Dozens of schools closed, severe weather outbreak begins in U.S.Staff Writer | April 5, 2017
A significant threat for severe weather will focus on the southeastern United States on Wednesday with damaging storms putting lives and property in danger.
Weather Severe weather is going to quickly blossom
Thunderstorms will reach from the Gulf Coast into the Midwest with the most violent storms tracking across Alabama, Georgia, South Carolina and the Florida Panhandle.
At around 5:42 a.m. CDT, golf ball-sized hail was reported around DeArmanville, Alabama, according to an National Weather Service trained spotter.
A severe thunderstorm warning has been issued south of Birmingham, Alabama until 5:00 a.m. CDT on Wednesday. The storm is reportedly producing half dollar-sized hail.
Alabama Governor Robert Bentley declared a statewide State of Emergency on Tuesday in anticipation of Wednesday’s severe weather outbreak. This will allow state agencies to be prepared to carry out the state Emergency Operations Plan if it is needed.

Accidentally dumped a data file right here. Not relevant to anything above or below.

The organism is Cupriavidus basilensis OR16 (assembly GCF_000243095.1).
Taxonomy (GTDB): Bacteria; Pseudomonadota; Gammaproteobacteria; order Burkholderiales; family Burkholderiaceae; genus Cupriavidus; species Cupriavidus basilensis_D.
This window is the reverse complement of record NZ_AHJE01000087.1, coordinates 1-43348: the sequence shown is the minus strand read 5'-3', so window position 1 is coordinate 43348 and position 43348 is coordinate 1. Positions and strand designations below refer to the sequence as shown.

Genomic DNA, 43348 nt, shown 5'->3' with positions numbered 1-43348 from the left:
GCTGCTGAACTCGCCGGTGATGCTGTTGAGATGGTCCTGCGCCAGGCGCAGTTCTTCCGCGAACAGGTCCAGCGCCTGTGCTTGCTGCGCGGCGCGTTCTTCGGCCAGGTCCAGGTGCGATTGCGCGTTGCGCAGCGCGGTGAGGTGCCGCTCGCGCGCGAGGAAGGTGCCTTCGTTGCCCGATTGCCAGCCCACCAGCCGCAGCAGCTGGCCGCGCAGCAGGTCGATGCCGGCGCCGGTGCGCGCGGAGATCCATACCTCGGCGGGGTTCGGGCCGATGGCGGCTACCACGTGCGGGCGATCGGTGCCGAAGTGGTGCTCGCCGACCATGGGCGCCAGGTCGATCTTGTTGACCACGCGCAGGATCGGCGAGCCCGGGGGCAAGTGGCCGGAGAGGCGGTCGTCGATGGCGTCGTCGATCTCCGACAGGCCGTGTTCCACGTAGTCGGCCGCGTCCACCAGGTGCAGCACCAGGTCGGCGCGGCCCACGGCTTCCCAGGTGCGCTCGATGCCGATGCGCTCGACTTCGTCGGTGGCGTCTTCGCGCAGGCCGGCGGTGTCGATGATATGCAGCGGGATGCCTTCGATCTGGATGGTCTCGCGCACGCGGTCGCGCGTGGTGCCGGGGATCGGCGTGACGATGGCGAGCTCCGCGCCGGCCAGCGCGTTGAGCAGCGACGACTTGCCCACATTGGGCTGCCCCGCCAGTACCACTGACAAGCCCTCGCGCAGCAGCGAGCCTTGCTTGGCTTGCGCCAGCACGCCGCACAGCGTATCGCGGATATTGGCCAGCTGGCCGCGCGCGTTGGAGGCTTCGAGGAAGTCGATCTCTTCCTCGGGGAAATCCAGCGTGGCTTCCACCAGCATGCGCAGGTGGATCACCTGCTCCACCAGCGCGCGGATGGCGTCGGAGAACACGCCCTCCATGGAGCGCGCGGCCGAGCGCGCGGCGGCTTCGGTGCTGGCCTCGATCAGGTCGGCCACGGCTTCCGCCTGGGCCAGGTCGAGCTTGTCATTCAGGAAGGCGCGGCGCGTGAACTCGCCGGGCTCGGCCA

School districts across the region are also preparing for severe thunderstorms with dozens of schools announcing that they will be closed or will have an early dismissal on Wednesday. This includes several colleges and universities.
While snow was contained to northern New England for the first half of the week, wintry precipitation will sneak into the Midwest and mid-Atlantic during the second half of the week.
April came in like a lamb with days of temperatures reaching into the 50s and 60s F across the Midwest and mid-Atlantic. However, that will change as a major storm moves into the East.
“Winter weather is not quite over with just yet,” said AccuWeather Meteorologist Brett Rathbun.
A mix of cold rain and snow will impact cities including Detroit, Toronto and Pittsburgh, beginning on Wednesday night, accompanied by brisk winds.
Much of northern Indiana, southeastern Michigan, northern and eastern Ohio, western Pennsylvania, West Virginia and southeastern Ontario can expect decreased visibility and slick nighttime conditions to occur as a result. ■